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Ecuador heavy oil pipeline could revert to state

22 Dec 2017 21:22 GMT
Ecuador heavy oil pipeline could revert to state

Quito, 22 December (Argus) — The shareholders of Ecuador's 450,000 b/d heavy crude pipeline (OCP) are seeking to relinquish the underutilized asset to the state before the company's operating contract expires in 2023, deputy oil minister Patricio Larrea told Argus.

In 2003, Ecuador granted OCP a 20-year operating contract under which the company agreed to return the $1.5bn pipeline to the state at the end of the concession. But the OCP partners are now seeking an early return as a way to resolve a $400mn dispute with Ecuador's tax authority (SRI).

"We are working along with Ecuador's state attorney general office, SRI and the finance ministry to assess if the proposal benefits the state. The tax issue is very complex and we must consider SRI's point of view first," Larrea said.

An OCP official confirmed to Argus that there are ongoing talks between the oil ministry and OCP's shareholders, including China's state-owned Andes Petroleum, Spain's Repsol, US independent Occidental, France's Perenco and Ecuador´s TLC, to hand over the 485km (301mi) pipeline and associated storage and export facilities at the Pacific port of Balao.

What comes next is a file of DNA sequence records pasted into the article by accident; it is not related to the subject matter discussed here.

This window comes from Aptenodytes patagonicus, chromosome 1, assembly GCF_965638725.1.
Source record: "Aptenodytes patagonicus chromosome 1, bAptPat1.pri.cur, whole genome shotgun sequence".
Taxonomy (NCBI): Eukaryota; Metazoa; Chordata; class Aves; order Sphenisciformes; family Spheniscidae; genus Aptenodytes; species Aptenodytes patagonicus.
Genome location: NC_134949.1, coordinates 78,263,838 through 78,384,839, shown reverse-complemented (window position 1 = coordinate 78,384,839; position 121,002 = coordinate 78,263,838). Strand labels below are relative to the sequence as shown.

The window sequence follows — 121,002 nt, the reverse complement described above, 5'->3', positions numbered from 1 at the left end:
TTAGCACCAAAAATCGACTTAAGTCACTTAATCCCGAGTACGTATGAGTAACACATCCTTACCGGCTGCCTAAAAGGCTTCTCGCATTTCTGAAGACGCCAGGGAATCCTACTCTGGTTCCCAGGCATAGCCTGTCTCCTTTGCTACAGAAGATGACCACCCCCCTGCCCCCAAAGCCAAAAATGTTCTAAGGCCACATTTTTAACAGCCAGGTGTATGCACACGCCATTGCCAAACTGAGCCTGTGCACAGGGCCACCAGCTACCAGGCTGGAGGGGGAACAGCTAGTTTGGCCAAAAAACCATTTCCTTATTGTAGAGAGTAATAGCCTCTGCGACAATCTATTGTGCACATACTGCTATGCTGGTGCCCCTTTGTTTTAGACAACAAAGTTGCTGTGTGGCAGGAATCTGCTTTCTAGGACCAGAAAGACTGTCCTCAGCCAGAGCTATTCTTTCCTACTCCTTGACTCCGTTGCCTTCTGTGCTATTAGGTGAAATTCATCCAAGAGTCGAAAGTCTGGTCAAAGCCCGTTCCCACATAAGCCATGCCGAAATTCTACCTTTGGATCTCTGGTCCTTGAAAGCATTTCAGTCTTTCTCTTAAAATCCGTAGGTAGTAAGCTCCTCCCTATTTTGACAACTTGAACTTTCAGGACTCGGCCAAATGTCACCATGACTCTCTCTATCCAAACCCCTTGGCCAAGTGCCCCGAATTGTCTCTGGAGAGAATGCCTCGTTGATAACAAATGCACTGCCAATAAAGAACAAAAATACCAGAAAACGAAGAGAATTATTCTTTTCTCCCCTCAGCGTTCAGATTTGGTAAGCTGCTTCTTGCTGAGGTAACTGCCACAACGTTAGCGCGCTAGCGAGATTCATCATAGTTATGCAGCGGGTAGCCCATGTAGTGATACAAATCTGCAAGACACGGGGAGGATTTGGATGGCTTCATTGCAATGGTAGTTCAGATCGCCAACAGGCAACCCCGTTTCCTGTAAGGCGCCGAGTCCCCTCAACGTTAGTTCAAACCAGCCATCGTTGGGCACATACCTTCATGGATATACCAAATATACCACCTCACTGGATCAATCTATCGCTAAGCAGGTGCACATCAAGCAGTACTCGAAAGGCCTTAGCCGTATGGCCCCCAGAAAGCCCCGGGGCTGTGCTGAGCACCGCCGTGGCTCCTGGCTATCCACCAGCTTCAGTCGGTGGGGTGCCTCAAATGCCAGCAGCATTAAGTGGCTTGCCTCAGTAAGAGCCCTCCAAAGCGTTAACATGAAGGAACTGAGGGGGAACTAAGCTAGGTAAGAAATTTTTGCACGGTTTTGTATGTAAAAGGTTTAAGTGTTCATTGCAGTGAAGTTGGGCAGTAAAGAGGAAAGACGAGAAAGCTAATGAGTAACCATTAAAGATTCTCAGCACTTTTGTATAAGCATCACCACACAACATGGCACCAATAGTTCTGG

Oil minister Carlos Perez has publicly said that Quito would benefit from an anticipated handover of OCP to accommodate state-owned PetroAmazonas´ rising production of heavy crude from the Ishpingo-Tambococha-Tiputini (ITT) complex.

The firm is on track to increase overall production by at least 20,000 b/d in 2018 from 430,000 b/d in 2017.

Tiputini currently produces 50,000 b/d and PetroAmazonas is launching drilling activities at Tambococha, which could add some 60,000 b/d by the end of 2018. In 2019 it plans to drill at Ishpingo.

ITT is key to Ecuador's plans to increase national production to 700,000 b/d by 2021 from around 530,000 b/d in 2017.

If OCP were transferred to Ecuador's state-owned downstream firm PetroEcuador, the country will be able to "better handle the transportation of its light and heavy grades without having to blend them," Perez said.

PetroEcuador owns the 360,000 b/d SOTE pipeline, which transports 24°-28° API Oriente grade. OCP was built to transport heavier 18°API Napo.

SOTE currently operates at capacity, while OCP´s throughput is only around 170,000 b/d.

OCP was built to accommodate plans for rising output by foreign producers in the Amazon oil district for transport to Balao. But most of these plans never materialized, and some of OCP's shareholders are no longer operating in Ecuador.

Occidental left in 2006 after the government revoked its contract for block 15. In 2009 Ecuador seized Perenco's blocks 7 and 21, while Petrobras opted to leave the country in November 2010 after it failed to reach an agreement with Quito to replace its production-sharing agreement for block 18 with a fee-based contract.

But OCP's shareholders continue to operate under a ship-or-pay contract that obligates them to make payments regardless of how much if any oil is actually transported through the line.